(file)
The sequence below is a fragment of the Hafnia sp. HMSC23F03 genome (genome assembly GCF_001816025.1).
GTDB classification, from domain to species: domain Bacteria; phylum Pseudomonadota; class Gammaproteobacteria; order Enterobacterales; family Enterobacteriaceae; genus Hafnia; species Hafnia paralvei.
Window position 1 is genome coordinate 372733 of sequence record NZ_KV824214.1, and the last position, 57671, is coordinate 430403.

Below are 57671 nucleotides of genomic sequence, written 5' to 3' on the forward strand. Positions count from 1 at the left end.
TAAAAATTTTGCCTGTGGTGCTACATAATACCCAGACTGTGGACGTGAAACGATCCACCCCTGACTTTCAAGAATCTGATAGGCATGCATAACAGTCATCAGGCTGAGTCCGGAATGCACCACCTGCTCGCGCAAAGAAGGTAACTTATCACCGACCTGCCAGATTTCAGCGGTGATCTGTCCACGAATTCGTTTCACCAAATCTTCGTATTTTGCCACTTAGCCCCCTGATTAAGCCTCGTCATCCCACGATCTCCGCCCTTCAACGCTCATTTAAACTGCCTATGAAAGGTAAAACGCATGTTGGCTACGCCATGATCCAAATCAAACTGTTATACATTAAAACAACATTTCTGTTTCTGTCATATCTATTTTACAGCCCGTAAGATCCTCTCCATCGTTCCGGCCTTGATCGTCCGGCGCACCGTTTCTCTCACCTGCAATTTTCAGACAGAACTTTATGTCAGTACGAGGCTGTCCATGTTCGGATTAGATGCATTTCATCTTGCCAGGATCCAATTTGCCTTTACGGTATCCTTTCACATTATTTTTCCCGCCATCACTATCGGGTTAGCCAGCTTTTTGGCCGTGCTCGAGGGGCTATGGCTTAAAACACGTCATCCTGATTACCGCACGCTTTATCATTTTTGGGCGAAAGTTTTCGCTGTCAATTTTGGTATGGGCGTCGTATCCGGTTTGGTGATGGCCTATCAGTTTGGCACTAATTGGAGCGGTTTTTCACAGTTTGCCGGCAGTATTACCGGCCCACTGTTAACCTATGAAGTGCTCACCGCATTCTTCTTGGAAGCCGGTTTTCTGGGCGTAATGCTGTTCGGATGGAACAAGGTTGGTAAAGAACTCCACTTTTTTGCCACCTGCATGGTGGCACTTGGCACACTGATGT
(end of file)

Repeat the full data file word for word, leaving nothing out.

The sequence below is a fragment of the Hafnia sp. HMSC23F03 genome (genome assembly GCF_001816025.1).
GTDB classification, from domain to species: domain Bacteria; phylum Pseudomonadota; class Gammaproteobacteria; order Enterobacterales; family Enterobacteriaceae; genus Hafnia; species Hafnia paralvei.
Window position 1 is genome coordinate 372733 of sequence record NZ_KV824214.1, and the last position, 57671, is coordinate 430403.

Below are 57671 nucleotides of genomic sequence, written 5' to 3' on the forward strand. Positions count from 1 at the left end.
TAAAAATTTTGCCTGTGGTGCTACATAATACCCAGACTGTGGACGTGAAACGATCCACCCCTGACTTTCAAGAATCTGATAGGCATGCATAACAGTCATCAGGCTGAGTCCGGAATGCACCACCTGCTCGCGCAAAGAAGGTAACTTATCACCGACCTGCCAGATTTCAGCGGTGATCTGTCCACGAATTCGTTTCACCAAATCTTCGTATTTTGCCACTTAGCCCCCTGATTAAGCCTCGTCATCCCACGATCTCCGCCCTTCAACGCTCATTTAAACTGCCTATGAAAGGTAAAACGCATGTTGGCTACGCCATGATCCAAATCAAACTGTTATACATTAAAACAACATTTCTGTTTCTGTCATATCTATTTTACAGCCCGTAAGATCCTCTCCATCGTTCCGGCCTTGATCGTCCGGCGCACCGTTTCTCTCACCTGCAATTTTCAGACAGAACTTTATGTCAGTACGAGGCTGTCCATGTTCGGATTAGATGCATTTCATCTTGCCAGGATCCAATTTGCCTTTACGGTATCCTTTCACATTATTTTTCCCGCCATCACTATCGGGTTAGCCAGCTTTTTGGCCGTGCTCGAGGGGCTATGGCTTAAAACACGTCATCCTGATTACCGCACGCTTTATCATTTTTGGGCGAAAGTTTTCGCTGTCAATTTTGGTATGGGCGTCGTATCCGGTTTGGTGATGGCCTATCAGTTTGGCACTAATTGGAGCGGTTTTTCACAGTTTGCCGGCAGTATTACCGGCCCACTGTTAACCTATGAAGTGCTCACCGCATTCTTCTTGGAAGCCGGTTTTCTGGGCGTAATGCTGTTCGGATGGAACAAGGTTGGTAAAGAACTCCACTTTTTTGCCACCTGCATGGTGGCACTTGGCACACTGATGT